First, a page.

Max Mayer formed the idea for Adam when he heard a man with Asperger syndrome being interviewed on National Public Radio about how he viewed the world. He was intrigued and, after doing further research on Asperger's, felt that the syndrome was a metaphor for "the tension between all of us human beings [... and] the desire to connect to one another".[2][3] As he worked on the screenplay, Mayer drew the character of Adam from the man he had heard talking on the radio in addition to his research, while Beth's character was based on numerous people Mayer knew.[2] Hugh Dancy and Mayer worked together for a month before filming began to develop Adam's character,[2] and in preparation for his role, Dancy spoke with individuals affected by Asperger's about their feelings, sensory issues and interests.[4]

Principal photography took place in New York City in December 2005.[5] Specific filming locations included Greenwich Village and Central Park.[5][6]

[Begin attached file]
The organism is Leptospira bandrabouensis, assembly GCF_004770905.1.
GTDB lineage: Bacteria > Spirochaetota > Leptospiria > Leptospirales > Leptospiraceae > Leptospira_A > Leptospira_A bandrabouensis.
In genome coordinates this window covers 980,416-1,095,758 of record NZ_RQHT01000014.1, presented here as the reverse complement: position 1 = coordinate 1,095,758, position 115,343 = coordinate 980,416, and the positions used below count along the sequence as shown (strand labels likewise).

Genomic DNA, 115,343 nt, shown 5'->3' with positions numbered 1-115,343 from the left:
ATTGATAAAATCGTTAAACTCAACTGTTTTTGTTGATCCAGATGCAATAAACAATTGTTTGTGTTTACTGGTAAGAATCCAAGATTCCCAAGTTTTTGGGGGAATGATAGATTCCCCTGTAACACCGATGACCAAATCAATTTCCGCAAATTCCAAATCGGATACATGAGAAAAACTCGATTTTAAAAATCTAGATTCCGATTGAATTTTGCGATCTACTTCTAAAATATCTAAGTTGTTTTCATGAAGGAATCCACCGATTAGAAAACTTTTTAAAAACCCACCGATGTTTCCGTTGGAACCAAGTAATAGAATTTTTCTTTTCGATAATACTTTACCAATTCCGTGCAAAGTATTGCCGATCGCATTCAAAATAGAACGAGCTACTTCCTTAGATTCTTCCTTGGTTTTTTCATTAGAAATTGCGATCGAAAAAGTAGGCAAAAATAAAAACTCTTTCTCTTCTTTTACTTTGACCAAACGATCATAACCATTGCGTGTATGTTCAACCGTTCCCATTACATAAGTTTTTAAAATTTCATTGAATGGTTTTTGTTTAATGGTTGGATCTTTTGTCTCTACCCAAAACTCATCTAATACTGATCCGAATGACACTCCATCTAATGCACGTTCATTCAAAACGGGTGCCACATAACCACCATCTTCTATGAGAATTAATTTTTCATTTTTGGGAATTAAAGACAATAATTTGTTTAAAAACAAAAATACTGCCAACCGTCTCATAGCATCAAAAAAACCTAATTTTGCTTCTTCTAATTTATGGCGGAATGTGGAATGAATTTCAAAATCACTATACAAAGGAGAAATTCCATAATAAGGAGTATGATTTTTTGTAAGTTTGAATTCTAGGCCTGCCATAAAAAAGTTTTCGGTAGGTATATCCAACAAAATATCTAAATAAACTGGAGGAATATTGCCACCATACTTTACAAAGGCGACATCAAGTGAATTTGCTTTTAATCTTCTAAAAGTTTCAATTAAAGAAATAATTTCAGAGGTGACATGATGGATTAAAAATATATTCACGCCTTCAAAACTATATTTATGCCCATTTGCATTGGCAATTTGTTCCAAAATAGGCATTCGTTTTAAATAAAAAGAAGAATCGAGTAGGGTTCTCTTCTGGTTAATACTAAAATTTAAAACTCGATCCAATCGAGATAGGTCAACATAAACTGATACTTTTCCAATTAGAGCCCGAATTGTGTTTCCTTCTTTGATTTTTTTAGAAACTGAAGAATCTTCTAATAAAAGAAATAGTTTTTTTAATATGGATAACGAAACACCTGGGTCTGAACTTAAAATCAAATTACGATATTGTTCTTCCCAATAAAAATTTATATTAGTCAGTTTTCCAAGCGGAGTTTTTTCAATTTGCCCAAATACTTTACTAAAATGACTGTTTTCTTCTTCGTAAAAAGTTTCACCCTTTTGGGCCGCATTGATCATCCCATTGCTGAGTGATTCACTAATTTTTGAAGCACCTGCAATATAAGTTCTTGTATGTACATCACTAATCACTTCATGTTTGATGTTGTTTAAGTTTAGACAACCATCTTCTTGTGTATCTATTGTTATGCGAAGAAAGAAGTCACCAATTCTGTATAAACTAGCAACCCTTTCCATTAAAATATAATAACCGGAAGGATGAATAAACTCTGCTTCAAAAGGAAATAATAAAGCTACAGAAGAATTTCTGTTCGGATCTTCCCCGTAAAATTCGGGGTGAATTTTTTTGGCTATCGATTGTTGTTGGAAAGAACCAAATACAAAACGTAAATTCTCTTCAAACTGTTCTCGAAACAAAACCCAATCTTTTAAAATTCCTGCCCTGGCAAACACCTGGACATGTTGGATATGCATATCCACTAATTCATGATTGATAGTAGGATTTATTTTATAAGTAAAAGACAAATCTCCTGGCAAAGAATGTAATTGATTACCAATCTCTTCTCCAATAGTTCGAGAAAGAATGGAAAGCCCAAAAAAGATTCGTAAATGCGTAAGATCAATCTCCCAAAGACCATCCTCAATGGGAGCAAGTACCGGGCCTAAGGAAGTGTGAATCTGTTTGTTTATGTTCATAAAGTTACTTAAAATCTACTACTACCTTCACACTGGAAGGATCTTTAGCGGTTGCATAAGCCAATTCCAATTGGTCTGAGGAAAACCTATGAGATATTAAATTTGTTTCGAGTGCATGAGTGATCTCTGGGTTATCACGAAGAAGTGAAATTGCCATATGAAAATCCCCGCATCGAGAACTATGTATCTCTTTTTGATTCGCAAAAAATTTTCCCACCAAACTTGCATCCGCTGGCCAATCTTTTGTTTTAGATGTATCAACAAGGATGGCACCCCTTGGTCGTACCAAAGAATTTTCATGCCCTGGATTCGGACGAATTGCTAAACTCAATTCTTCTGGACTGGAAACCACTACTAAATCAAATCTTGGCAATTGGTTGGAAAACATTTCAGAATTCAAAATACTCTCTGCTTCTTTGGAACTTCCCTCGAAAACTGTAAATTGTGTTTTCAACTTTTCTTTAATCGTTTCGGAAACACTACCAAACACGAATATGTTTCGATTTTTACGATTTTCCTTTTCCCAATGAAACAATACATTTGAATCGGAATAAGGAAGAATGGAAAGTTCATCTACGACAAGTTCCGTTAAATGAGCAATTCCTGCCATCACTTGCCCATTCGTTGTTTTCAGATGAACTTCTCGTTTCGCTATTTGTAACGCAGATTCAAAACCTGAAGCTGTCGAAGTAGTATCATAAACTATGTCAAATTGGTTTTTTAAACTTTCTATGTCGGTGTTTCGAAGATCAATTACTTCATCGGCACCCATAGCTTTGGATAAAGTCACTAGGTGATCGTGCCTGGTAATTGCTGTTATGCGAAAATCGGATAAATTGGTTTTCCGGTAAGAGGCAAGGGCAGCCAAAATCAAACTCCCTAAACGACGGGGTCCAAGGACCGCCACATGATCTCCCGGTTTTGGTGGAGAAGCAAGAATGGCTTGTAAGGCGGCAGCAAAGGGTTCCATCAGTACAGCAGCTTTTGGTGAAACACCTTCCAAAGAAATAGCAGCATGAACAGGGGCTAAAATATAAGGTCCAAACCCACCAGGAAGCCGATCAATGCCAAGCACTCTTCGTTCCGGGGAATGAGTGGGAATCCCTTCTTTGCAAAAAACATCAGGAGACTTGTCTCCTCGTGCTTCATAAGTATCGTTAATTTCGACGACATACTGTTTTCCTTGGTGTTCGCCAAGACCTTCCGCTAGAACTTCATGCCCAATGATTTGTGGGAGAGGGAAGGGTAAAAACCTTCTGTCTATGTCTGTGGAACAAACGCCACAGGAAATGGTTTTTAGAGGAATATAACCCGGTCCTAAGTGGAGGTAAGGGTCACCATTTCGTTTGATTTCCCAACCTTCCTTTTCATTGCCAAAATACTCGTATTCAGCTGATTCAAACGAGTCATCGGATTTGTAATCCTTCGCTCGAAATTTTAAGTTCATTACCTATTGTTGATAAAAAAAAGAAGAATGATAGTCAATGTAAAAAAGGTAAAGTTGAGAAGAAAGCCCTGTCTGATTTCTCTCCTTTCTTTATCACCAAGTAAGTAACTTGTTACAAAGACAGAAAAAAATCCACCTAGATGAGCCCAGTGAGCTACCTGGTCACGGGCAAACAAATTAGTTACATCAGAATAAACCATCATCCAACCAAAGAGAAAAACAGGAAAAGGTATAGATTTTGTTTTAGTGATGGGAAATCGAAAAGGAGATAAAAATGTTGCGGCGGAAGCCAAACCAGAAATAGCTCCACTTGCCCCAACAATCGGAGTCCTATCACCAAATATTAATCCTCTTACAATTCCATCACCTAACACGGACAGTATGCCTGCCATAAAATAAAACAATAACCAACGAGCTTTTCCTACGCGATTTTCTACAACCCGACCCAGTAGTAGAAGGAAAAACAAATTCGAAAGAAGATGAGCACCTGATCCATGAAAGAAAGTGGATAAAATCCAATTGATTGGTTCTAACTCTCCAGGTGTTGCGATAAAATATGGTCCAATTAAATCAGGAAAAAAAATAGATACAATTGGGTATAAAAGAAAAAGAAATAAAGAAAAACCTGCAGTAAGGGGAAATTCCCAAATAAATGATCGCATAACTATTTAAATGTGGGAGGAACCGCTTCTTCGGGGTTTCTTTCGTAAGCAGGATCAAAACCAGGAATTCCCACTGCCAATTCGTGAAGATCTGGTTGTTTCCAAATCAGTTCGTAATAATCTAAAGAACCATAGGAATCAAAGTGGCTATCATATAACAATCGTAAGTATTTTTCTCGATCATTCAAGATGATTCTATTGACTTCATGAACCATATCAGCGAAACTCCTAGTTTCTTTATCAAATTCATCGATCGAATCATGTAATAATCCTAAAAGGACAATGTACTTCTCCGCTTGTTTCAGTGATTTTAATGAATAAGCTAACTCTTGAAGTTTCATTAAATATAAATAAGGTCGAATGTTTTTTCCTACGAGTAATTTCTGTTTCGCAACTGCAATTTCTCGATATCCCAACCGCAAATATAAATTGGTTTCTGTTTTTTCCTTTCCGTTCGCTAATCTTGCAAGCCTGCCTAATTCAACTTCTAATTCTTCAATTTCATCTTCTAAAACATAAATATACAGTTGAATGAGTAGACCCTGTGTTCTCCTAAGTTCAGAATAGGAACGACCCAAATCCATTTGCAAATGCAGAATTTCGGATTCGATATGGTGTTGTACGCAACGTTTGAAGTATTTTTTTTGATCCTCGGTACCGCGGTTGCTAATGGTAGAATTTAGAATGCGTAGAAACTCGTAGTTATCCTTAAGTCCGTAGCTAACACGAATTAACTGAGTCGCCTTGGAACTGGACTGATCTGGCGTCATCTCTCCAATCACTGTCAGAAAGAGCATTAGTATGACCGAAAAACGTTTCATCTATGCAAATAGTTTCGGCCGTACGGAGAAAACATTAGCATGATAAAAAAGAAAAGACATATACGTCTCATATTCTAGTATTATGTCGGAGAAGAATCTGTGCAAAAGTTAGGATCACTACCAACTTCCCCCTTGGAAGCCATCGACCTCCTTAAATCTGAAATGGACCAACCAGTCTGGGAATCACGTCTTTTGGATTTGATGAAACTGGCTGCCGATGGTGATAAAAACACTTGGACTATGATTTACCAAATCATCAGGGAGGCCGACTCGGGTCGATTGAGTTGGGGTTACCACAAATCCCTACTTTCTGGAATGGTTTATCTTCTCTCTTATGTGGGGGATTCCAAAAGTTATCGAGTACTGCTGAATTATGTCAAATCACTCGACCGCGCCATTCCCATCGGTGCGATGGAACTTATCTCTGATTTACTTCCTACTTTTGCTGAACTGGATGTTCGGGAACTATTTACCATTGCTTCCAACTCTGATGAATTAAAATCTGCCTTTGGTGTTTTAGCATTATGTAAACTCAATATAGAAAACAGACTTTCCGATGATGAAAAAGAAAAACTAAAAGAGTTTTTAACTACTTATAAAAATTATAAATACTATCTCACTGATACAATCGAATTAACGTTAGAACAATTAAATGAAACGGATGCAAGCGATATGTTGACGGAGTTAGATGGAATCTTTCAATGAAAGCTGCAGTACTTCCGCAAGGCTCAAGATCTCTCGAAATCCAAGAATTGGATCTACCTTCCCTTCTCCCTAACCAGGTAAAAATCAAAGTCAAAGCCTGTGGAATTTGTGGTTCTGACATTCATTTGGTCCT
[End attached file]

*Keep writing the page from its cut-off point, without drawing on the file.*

Adam had its world premiere at the 2009 Sundance Film Festival on January 20, 2009 where it won the Alfred P. Sloan Prize for "an outstanding feature film focusing on science or technology as a theme, or depicting a scientist, engineer or mathematician as a major character."[7] Although producer Leslie Urdang was initially doubtful of the film's chances of finding a distributor at Sundance,[8] Fox Searchlight Pictures bought the distribution rights.[9] In March 2009, Adam was screened at the Method Fest Independent Film Festival, winning the Jury Award for Best Picture.[10] It was shown at the Seattle International Film Festival,[11] Edinburgh Film Festival,[12] CineVegas Film Festival[13] and San Francisco Jewish Film Festival[14] before it had a U.S. theatrical release on July 29, 2009. It was released on DVD January 5, 2010.[15]